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to be very angry ...

(37 Posts)
lemonstartree Fri 04-Apr-14 11:00:02

Would this upset you and what would you do?

I employed a 'housekeeper' about 6 weeks ago. She does 18 hours a week from 12 to 6 three days a week. - to clean, iron, etc To take care of the dog and be there for the kids when they get back from school , on the days that I am at work

so - I have some issues with her work, and she is very needy - lots of calls and text's to me at work about things that could either wait or I don't really need to know about, BUT nothing awful

However, yesterday evening DS2 (11) says to me "X thinks you all really mean to DS1 (15) and don't treat him right" ; DS3 (9) chimes in " She thinks DH doesn't treat the dog properly and is cruel to her putting her in the crate"

NOW .... DS1. Yes at times the atmosphere is awful - but she obviously has NO idea what is going on. DS1 is stealing, lying and is in trouble for shoplifting, and in BIG trouble at school this week. I did tell her DS1 had some issues (so she could keep an eye on her handbag) but not about all the other things (and there is more, much more that I haven't put on here - involvement with drugs etc) . My issue is not that she thinks I am mean to DS1, but that she tells my eleven year old son that.....

and the dog ? That dog is pampered and adored. We do use a crate. And we do put her in there when she bites. Its part of a strategy we have been taught at puppy training and is not cruel. Again, if she thinks DH is cruel, discuss it with US not with a 9 year old.

I am steaming. Am I being unreasonable, and WWYD

Yambabe Fri 04-Apr-14 11:02:34

sack her, you don't need a stirrer like this in your life.

rabbitlady Fri 04-Apr-14 11:02:49

finish her and get another. she's never going to understand boundaries.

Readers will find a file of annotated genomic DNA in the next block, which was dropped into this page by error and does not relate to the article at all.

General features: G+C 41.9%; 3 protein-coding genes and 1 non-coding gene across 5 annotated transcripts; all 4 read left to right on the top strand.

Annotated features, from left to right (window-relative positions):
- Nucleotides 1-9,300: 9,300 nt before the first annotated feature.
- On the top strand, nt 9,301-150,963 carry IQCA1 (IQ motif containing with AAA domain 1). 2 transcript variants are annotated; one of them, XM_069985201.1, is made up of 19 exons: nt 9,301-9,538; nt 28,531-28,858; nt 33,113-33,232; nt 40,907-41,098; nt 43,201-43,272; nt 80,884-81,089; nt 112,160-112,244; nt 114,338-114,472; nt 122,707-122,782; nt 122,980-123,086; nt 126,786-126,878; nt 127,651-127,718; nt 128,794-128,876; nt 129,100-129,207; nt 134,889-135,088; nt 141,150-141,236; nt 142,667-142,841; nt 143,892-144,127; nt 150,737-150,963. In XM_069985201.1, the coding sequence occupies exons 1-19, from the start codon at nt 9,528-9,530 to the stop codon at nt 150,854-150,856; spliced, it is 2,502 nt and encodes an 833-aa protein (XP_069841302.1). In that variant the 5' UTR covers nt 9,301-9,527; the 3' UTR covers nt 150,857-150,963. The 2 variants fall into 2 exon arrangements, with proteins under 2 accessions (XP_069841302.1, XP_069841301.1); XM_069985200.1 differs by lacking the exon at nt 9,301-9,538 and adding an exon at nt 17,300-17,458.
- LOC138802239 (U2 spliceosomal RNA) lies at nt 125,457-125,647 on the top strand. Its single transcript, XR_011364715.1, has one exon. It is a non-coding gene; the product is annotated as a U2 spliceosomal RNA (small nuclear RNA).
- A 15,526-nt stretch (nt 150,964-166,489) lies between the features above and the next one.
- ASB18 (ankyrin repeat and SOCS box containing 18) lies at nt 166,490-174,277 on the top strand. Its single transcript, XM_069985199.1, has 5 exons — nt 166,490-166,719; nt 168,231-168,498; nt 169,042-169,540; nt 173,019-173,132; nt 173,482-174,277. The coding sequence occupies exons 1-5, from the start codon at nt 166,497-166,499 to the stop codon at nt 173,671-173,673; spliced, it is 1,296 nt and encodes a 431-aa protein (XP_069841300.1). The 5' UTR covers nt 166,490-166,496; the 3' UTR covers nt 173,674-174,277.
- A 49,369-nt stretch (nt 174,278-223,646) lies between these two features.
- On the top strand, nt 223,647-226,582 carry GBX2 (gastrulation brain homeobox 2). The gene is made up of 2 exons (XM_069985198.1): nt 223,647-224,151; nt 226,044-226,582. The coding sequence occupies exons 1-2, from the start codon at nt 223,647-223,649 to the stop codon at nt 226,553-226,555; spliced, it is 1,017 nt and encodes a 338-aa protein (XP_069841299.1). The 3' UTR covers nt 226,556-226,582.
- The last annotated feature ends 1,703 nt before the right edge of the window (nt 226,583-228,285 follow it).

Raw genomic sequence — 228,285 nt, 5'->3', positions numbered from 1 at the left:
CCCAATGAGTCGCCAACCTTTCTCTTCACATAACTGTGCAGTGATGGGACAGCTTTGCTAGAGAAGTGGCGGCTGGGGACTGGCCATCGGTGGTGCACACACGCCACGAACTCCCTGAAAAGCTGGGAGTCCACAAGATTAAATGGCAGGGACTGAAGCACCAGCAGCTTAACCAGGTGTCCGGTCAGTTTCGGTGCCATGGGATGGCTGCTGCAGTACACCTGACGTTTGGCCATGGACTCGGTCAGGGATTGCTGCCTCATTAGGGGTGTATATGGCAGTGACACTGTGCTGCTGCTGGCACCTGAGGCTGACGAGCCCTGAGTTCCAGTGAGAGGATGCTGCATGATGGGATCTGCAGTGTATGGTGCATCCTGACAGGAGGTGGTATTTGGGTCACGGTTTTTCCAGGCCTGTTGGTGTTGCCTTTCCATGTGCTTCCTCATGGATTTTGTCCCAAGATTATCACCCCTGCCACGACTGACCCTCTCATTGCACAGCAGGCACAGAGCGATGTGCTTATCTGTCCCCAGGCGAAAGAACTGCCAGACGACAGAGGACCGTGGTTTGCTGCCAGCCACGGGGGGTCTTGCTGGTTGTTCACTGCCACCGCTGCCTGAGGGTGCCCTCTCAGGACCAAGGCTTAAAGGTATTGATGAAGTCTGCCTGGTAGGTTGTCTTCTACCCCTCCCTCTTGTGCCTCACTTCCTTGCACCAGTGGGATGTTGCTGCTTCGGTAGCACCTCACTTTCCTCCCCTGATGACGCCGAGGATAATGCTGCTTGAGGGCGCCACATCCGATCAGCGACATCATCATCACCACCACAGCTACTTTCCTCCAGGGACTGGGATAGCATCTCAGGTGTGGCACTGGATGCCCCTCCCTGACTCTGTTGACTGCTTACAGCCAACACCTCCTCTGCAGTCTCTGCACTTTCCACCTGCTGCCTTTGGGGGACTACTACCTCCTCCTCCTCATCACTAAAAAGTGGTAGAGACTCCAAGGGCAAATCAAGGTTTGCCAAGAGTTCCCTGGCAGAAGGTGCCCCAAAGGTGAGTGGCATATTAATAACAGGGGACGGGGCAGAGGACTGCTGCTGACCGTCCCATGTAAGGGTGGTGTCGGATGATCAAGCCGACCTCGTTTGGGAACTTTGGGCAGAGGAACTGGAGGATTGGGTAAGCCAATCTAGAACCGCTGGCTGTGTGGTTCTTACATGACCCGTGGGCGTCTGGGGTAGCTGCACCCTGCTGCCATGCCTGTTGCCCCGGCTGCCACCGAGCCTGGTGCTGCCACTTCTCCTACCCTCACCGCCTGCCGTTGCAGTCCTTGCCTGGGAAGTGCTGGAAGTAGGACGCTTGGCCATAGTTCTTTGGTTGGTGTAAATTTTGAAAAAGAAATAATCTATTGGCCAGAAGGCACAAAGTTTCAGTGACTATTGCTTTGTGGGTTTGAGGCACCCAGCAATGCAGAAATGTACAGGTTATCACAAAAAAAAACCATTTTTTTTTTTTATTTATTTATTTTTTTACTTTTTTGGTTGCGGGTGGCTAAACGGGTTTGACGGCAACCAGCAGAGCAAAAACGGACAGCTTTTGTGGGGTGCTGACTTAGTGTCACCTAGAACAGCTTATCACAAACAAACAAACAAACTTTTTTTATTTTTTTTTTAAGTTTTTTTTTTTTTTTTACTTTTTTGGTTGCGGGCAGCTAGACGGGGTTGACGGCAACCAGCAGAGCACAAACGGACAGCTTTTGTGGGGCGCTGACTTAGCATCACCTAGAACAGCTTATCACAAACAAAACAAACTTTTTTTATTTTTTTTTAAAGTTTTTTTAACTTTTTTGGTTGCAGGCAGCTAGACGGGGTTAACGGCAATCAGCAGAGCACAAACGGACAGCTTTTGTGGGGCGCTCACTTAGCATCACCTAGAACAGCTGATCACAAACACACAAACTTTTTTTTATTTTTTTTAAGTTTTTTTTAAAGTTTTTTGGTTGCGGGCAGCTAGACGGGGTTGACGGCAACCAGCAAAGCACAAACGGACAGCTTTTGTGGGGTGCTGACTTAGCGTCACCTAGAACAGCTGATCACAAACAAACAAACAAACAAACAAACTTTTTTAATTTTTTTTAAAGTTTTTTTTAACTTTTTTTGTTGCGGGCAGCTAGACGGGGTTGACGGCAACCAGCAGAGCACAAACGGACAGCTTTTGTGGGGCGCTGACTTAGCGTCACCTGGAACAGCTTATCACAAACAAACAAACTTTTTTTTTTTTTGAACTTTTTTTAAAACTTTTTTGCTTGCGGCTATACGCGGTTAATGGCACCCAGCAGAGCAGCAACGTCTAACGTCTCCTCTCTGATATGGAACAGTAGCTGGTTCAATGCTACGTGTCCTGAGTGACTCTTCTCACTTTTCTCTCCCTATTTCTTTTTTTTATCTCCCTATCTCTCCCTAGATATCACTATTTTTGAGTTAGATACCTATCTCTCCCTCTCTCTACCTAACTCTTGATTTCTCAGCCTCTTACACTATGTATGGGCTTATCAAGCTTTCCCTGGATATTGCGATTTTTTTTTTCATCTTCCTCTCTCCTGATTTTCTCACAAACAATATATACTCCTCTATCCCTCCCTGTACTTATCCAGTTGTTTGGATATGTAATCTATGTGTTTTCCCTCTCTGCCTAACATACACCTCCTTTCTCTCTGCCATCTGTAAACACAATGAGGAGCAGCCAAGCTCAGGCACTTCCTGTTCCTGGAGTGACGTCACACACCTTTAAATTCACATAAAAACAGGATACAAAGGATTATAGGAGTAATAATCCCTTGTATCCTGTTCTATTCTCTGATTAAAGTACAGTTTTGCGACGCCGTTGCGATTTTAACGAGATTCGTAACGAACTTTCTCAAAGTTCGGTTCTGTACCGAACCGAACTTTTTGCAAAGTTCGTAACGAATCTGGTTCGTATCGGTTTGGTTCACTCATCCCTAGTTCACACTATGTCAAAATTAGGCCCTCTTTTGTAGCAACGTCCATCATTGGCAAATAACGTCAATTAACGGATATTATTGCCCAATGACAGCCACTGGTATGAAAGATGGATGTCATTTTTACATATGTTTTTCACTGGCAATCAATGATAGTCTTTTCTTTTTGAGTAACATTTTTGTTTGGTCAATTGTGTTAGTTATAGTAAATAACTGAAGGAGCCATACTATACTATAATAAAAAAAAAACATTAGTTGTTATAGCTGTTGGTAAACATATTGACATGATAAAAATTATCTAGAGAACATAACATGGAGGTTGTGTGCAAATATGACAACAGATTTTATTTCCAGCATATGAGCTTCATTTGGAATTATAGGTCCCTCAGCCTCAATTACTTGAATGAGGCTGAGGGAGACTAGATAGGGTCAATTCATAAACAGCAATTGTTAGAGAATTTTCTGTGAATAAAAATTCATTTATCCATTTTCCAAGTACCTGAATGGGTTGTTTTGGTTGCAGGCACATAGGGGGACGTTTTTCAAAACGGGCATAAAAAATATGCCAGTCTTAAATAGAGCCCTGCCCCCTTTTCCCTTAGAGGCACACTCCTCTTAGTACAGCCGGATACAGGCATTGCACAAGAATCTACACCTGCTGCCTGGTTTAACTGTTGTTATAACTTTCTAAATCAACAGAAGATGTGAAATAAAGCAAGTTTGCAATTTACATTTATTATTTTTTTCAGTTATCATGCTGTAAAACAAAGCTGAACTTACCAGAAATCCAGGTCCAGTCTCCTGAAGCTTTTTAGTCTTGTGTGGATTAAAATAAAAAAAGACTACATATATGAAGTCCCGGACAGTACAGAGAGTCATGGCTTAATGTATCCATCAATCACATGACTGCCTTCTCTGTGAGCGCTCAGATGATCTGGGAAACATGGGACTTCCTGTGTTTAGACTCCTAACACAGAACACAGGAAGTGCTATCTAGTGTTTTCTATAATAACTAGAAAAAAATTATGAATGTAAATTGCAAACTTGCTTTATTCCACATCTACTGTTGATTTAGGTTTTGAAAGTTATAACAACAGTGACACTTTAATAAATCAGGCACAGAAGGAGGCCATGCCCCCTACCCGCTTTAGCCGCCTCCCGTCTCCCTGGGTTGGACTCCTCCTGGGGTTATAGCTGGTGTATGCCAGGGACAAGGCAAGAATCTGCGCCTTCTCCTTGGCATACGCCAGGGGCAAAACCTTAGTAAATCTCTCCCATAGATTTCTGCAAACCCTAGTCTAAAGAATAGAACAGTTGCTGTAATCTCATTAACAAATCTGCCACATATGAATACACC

Ploppy16 Fri 04-Apr-14 11:04:04

Get rid. She's not just overstepping boundaries she's blasted straight through them!

Littledidsheknow Fri 04-Apr-14 11:06:13

WWID? I'd get rid of her, lemon. If she's talking like that to your children (which is bad enough), she'll be saying similar things to other people too.
I have a problem teenager too and don't think I'd be able to tolerate comments like those; it's such a heartbreaking and worrying situation. Get rid of her. In short YANBU

MoominIsEightNinthsManatee Fri 04-Apr-14 11:12:12

"finish her"

Seems a bit OTT, I'd just let her go...

Cluffyflump Fri 04-Apr-14 11:16:10

Lol @ 'finish her'!
I'm seeing the op as a masked, Mexican wrestler!

I would give her notice. You don't need all that.

Doshusallie Fri 04-Apr-14 11:21:18

At the very least she is being extremely unprofessional.

ChelworthBrond Fri 04-Apr-14 11:21:37

Get rid of her sharpish!

Beastofburden Fri 04-Apr-14 11:30:50

It sounds as if she is someone who is trying to be part of the family, as it were, rather than a professional. Is she a highly paid professional, or is she just an ordinary woman who is doing this for the first time?

She may not realise she has overstepped the boundaries. I think it would be reasonable to sit down with her and discuss how things are going after these first six weeks. She may want to talk about all the "needy" stuff where you feel she can take responsbility herself for resolving issues, and she is still checking with you every time; and you may want to talk about the areas which are your territory and off-limits to her, which include welfare of animals and children.

Being angry is not really the point. It's about briefing her.

lemonstartree Fri 04-Apr-14 11:46:00